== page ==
Reflection #10 – A Tribute to Nurses

During our COVID-19 shutdown, Pastor Zekveld plans to provide a personal reflection each weekday.

A Tribute to Nurses

Let’s pause today to thank God for our nurses and all others at the frontlines of the ‘war’ effort against the COVID-19 pandemic: doctors, PSW’s, medical researchers, and all who are putting themselves in harm’s way at hospitals, nursing homes, clinics, and pharmacies.

Jenna Meloche, a registered nurse from Windsor, Ontario, knows what it’s like to do double duty by functioning as a close family member to her COVID-19 patients. Jenna stated, “A family member said to me ‘I want you to go into my husband’s room and I want you to say in his ear that we love him and we miss him and just be strong.”

After taking precautions during long shifts at work, Jenna comes home to the same thing. To protect her parents she changes in the garage, uses a separate bathroom, and wears protective gear when in common areas of the house. She says: “My nose is raw from wearing a mask every waking hour – first at work and then again at home….We’re fighting a war.”  (CBC News, March 28, 2020)

Mary Lyn, a nurse in our local nursing home, was giving care to an elderly man who hadn’t been able to see his family in weeks since lockdown. Seeing a Bible at his bedside she had compassion on him and sat down with him. She opened his Bible, and finding his bookmark at Psalm 47 where his wife had last read to him, read the Word of God with him. Then she grabbed a couple of Kleenexes from his table to wipe the tears streaming down his face.

The stories of Jenna and Mary Lyn are repeated in millions of places around the globe right now. In addition to increasing demands and risks of health care, they offer special acts of kindness by functioning as family members, friends and pastors on behalf of those who cannot reach the sick and dying.

Last week in Quebec an emotional Premier Legault was deeply grateful for the outpouring of response from nurses across his province. Fears of an overwhelmed health-care system led Quebec to invite retired doctors and nurses and anyone with health care experience who wished to help with COVID-19 to contact them. Within just a few days 10,000 people had sent in resumes to help out.

Nursing students at McMaster University are the latest health-care students to ask for early certification so they can join the fight against the coronavirus and ease the burden on the health-care system. (Global News, March 28)

Nurses across the province of Ontario have been put on notice that they may be called on to leave their home and workplace to be deployed to other areas of the country where there’s greater need.

Our greatest tribute, of course, goes to medical workers who have already lost their lives in the line of duty fighting COVID-19. We thank the Lord for His good gift of health care and of those who are willing to dedicate their skills and their lives in this important calling.

So how do we appreciate them? There are many ways, but let me suggest 3:

  • First, take the epidemic seriously. Hear the warnings of our doctors and nurses to take proper precautions. Scott Laughton first served as a soldier in Iraq in the 1990s, then for 25 years as a police officer, and now as a registered nurse in New Jersey. Last week he suddenly found the hospital unit where he works transformed into a COVID-19 ward. He says, “Many are not careful. They don’t understand the devastation that this can cause. Not only to the people themselves but to the families and to the health care workers that are actually in there holding their loved one’s hands when they’re going through this.” (Julia Musto, Fox News, April 1, 2020)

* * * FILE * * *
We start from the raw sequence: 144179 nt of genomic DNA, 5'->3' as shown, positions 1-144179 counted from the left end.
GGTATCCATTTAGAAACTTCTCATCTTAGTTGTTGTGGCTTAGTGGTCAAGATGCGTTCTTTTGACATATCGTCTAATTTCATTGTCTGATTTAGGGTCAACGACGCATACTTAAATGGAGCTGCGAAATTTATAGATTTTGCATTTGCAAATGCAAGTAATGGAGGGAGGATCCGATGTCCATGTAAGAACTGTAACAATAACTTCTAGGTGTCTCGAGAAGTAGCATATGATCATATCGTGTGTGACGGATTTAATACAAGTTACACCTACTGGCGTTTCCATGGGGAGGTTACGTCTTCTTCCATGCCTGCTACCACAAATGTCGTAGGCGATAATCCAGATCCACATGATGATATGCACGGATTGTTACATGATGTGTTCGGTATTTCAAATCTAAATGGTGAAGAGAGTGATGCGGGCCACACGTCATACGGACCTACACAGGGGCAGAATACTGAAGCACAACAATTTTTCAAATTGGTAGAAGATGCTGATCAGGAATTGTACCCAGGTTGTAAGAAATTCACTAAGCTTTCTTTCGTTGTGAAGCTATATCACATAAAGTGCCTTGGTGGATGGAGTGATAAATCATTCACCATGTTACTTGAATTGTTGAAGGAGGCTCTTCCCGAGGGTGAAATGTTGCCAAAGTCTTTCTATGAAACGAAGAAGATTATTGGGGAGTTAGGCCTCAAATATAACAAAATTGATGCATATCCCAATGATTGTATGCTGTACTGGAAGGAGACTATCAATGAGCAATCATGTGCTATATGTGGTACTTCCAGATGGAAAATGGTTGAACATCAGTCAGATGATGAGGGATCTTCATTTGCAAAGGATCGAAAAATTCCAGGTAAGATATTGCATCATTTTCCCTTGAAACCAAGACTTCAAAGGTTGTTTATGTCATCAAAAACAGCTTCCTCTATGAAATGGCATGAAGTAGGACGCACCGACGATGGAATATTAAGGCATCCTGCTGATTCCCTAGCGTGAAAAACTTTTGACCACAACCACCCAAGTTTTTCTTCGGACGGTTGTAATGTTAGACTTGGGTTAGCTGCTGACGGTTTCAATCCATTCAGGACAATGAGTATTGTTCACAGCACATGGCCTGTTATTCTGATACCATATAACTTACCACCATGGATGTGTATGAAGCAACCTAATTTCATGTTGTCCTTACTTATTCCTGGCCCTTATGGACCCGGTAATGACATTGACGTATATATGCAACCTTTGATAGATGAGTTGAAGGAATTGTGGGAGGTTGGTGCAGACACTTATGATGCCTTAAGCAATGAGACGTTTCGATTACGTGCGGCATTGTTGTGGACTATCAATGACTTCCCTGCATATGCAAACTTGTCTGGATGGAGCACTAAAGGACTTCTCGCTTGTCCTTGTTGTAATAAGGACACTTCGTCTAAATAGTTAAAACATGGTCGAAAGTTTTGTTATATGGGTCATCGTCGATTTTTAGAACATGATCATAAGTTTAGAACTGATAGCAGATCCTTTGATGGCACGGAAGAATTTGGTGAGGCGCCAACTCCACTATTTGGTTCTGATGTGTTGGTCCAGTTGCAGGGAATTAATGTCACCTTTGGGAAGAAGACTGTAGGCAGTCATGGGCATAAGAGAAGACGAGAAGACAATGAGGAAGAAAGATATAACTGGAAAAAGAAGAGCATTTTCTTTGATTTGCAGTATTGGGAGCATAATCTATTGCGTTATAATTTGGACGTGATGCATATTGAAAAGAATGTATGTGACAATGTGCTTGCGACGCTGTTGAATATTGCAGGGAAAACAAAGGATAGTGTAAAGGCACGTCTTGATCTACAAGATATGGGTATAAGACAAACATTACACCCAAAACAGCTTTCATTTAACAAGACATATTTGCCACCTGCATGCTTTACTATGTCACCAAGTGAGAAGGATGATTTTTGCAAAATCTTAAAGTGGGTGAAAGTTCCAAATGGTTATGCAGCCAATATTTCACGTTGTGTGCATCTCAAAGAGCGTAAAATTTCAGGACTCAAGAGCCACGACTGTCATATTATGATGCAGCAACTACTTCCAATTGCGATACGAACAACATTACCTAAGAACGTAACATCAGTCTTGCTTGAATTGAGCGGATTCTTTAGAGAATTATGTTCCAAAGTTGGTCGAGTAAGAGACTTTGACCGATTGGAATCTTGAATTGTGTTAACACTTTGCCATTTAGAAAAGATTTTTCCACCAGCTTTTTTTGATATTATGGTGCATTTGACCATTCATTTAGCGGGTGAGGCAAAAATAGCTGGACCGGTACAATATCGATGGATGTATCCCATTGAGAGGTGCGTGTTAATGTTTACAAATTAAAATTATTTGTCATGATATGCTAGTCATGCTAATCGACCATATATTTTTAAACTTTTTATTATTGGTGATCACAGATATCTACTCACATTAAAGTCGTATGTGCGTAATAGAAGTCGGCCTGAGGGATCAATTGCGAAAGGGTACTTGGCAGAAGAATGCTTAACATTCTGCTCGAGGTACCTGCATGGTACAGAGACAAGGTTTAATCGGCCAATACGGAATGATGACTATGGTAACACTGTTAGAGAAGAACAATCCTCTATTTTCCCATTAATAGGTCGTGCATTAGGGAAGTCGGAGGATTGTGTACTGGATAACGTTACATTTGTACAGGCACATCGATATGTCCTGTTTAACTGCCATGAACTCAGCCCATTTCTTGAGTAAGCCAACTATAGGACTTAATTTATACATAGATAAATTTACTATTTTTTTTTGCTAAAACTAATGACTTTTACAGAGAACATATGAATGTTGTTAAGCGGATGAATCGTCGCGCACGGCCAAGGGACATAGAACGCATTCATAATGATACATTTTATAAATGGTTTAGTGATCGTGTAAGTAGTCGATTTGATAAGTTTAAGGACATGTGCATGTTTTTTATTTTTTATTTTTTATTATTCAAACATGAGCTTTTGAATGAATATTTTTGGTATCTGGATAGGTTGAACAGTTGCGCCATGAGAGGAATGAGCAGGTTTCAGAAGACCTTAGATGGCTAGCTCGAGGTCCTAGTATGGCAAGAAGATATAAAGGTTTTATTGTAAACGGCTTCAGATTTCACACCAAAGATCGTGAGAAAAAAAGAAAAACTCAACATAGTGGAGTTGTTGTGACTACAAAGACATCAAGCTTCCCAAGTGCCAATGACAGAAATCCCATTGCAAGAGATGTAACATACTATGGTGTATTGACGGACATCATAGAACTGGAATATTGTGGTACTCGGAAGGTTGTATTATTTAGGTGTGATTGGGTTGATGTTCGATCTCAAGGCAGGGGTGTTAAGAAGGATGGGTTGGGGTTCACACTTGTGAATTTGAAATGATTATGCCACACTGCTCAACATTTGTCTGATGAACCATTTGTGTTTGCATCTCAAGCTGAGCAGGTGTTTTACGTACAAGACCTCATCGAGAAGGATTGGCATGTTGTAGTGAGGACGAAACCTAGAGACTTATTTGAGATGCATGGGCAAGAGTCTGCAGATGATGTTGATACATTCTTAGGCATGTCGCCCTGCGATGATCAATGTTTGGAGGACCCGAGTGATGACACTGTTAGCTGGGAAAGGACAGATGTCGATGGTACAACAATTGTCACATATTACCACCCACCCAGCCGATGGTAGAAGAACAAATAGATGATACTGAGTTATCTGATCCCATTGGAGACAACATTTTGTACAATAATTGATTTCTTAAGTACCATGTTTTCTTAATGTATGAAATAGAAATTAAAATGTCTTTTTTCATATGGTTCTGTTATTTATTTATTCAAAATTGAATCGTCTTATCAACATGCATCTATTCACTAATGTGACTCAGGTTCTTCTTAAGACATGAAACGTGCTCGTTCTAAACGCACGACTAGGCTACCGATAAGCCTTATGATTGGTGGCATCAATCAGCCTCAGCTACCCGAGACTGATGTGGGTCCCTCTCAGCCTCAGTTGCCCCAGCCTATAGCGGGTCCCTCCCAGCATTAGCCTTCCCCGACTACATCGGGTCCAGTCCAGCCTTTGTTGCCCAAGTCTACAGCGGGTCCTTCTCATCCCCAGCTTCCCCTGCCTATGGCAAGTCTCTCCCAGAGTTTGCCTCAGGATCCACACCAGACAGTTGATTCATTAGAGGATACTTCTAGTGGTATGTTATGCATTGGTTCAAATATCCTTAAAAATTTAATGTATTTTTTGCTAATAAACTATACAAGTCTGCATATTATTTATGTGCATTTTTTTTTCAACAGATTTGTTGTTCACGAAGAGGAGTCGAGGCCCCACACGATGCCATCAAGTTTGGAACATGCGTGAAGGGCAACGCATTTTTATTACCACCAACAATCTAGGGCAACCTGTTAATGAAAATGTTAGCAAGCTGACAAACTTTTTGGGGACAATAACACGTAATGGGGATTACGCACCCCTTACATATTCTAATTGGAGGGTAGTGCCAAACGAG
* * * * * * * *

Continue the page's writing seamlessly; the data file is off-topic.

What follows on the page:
• Secondly, take time to pray and appreciate them, especially the ones you know in your own church and neighbourhood. Help them with your prayers. It takes new courage, compassion and strength each day. Send a text, email or card expressing your gratitude for their sacrifice. Even if they’re not working directly with COVID-19 patients, they’re all dealing with the stress of the lockdown, staffing shortages, and virus precautions.
  • Thirdly, thank God for His gift of health care. When Jesus taught us to pray, “Give us this day our daily bread,” He told us He cares about all our physical needs too. One of the ways He answers this prayer is by raising up doctors and nurses who have a passion to study medicine, research diseases, care for the sick, and are willing to risk themselves each day by coming into contact with infectious diseases.

Through them God shows His care for us. He shows that our sicknesses matter to Him. He cares about our sicknesses so much that He sent Jesus to carry not only our sins but also our sicknesses and diseases with Him to the cross. (Isaiah 53:4, Matthew 8:17)

In our health care workers we get a taste of Jesus’ real TLC; we get a taste of what Jesus came to do for us forever. Through faith in Jesus who died and rose again, you get healing for both soul and body. He heals you of both sin and sickness! Even though we will die some day in some way, full healing is on the way when we belong to Jesus. That’s the eternal health care God provides for everyone who believes in Jesus, including doctors and nurses.